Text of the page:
York. Abijah and Charles Mann were New
York Congressmen there.
Charles’s son Matthew was one of the
attended President William McKinley after he had been shot in 1901.
William’s line extended to his son the Rev. Samuel Mann, who was born
in Cambridge in 1647, and much later to Horace Mann who made his mark
reforming the public school system in Massachusetts in the
1840’s. One line from Timothy Mann, who was apparently ostrasized
by the family in 1758 for marrying an Indian girl, made their home in
Virginia settlers were first English, and then Irish and German.
Robert Mann dated from about 1642 in Henrico
county. He grew tobacco on the southside
of the James river basin and above the Appomattox river in an area
known as the
Mann triangle. Thomas Mann meanwhile had
come to Nansemond county sometime in the 1650’s.
Later Thomas Manns of his family settled in North Carolina.
Augusta county could boast both Scots Irish and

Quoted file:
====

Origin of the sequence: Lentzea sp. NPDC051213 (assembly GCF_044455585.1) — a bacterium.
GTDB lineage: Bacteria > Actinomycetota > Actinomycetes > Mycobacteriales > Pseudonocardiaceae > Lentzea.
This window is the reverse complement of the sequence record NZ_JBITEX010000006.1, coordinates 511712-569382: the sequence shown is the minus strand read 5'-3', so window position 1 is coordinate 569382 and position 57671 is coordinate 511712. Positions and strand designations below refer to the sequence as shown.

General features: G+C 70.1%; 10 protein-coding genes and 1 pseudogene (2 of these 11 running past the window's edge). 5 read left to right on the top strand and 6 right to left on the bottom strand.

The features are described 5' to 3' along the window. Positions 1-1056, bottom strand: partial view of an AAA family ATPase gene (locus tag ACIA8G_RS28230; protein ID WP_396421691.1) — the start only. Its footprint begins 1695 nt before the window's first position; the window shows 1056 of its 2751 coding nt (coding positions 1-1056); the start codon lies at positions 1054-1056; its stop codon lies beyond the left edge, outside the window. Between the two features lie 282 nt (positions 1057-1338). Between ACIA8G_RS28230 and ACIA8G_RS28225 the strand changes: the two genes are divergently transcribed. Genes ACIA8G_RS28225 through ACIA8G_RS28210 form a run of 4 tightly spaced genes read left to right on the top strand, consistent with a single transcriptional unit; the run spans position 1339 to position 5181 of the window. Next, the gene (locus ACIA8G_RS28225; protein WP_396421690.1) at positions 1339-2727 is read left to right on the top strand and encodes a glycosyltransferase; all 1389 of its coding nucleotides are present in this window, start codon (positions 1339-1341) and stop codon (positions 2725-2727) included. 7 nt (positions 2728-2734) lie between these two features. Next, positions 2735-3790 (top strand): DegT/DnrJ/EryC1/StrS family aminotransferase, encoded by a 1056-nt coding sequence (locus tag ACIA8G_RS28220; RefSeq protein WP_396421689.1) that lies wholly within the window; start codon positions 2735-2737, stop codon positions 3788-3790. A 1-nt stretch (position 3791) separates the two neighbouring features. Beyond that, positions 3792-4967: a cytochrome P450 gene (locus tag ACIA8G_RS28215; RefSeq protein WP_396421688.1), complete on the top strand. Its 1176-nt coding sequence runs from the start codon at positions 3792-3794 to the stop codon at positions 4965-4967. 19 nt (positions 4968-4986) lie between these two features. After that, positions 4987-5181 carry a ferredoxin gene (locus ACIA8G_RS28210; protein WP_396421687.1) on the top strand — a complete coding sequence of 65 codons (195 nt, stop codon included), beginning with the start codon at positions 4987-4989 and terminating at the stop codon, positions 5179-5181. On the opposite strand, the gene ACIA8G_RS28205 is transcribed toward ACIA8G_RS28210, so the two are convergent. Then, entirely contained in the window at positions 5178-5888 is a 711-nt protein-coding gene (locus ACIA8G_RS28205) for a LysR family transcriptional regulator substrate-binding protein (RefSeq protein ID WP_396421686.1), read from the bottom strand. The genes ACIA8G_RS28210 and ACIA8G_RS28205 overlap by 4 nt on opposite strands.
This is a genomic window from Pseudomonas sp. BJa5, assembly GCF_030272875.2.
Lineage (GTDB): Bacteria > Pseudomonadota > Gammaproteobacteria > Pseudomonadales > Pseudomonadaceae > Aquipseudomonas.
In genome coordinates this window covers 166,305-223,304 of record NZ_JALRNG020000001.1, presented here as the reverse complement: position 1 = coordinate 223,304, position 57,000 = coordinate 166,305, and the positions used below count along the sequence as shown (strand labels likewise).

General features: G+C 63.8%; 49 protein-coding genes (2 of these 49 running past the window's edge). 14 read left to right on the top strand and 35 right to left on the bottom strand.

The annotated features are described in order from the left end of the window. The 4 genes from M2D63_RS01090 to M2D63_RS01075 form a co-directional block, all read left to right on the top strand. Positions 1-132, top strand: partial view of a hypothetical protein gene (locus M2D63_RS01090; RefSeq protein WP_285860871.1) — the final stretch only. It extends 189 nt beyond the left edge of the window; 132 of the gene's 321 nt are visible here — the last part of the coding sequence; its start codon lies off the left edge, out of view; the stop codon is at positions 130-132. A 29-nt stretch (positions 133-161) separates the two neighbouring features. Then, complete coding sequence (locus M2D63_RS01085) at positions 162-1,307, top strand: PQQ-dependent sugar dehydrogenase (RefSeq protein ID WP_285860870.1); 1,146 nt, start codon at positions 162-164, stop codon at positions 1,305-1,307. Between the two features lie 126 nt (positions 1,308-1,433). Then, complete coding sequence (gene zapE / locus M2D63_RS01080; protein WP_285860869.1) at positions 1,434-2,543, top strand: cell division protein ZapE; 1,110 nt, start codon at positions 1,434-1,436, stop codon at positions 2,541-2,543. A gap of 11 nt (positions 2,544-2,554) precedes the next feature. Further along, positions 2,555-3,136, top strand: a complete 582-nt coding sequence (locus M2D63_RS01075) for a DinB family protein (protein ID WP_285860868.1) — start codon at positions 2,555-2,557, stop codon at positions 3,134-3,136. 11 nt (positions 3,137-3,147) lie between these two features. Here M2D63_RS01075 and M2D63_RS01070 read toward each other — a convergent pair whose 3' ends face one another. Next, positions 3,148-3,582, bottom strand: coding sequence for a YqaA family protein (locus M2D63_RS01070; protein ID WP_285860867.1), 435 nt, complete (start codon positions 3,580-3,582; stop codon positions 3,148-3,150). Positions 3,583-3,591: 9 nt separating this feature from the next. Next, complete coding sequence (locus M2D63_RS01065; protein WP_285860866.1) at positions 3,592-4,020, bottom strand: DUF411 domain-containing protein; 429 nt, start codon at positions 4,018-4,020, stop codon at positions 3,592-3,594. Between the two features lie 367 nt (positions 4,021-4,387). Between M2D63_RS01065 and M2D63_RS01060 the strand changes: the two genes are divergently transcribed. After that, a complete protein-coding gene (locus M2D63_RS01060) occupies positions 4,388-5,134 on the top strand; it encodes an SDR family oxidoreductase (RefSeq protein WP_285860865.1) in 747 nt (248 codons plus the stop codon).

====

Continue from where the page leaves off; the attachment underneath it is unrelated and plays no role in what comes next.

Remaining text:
John Mann who came from Northern Ireland in 1735 was an early
settler in Augusta county. He
was a blacksmith living on the south
side of Peaked Mountain. Legend has
that he and his family lived in a saltpetre cave when they first
Ireland. Son William, an Indian trader who
Botetourt county, died of his wounds from an Indian attack in
1778. His descendants Isaac and Edwin Mann were prominent
businessmen in Bramwell, West Virginia a century or so later.
In 1732 Jerg
Bernhart Mohn aka George Bernhart Mann had made his way with
his family from their home in the German Palatinate via Rotterdam to